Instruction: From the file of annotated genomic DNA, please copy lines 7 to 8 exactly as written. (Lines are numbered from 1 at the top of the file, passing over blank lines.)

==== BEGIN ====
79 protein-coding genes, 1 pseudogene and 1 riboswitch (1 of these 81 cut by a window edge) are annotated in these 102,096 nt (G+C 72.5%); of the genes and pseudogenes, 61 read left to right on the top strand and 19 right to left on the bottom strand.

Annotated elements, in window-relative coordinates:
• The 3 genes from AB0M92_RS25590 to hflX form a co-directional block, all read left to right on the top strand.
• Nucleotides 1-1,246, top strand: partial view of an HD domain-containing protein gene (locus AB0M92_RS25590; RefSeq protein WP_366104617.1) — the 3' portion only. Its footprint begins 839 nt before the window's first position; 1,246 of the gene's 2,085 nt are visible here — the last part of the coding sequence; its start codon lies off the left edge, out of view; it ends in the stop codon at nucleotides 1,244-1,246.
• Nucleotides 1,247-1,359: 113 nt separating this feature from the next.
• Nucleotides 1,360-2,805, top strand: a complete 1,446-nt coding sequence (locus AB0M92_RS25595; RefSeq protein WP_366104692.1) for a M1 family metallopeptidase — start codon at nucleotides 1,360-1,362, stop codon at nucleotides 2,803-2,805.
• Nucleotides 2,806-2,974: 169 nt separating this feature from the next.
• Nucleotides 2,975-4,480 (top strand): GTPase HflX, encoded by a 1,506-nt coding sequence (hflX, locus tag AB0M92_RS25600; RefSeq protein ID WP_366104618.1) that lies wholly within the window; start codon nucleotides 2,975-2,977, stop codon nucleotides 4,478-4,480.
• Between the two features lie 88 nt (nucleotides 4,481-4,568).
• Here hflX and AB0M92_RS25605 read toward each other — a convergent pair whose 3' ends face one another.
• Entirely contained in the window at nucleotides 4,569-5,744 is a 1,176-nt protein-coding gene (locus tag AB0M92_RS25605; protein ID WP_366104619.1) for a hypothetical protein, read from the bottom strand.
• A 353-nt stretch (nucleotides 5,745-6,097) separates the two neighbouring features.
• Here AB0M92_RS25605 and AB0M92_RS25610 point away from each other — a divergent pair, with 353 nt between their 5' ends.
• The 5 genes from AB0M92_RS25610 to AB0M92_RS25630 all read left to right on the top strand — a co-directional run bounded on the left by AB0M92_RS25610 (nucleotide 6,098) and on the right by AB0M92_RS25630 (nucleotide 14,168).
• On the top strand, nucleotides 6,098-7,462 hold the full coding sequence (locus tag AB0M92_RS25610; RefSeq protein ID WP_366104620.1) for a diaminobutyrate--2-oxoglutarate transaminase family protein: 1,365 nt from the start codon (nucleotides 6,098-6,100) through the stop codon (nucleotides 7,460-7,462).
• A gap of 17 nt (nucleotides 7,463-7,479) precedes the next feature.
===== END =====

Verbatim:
• Nucleotides 2,806-2,974: 169 nt separating this feature from the next.
• Nucleotides 2,975-4,480 (top strand): GTPase HflX, encoded by a 1,506-nt coding sequence (hflX, locus tag AB0M92_RS25600; RefSeq protein ID WP_366104618.1) that lies wholly within the window; start codon nucleotides 2,975-2,977, stop codon nucleotides 4,478-4,480.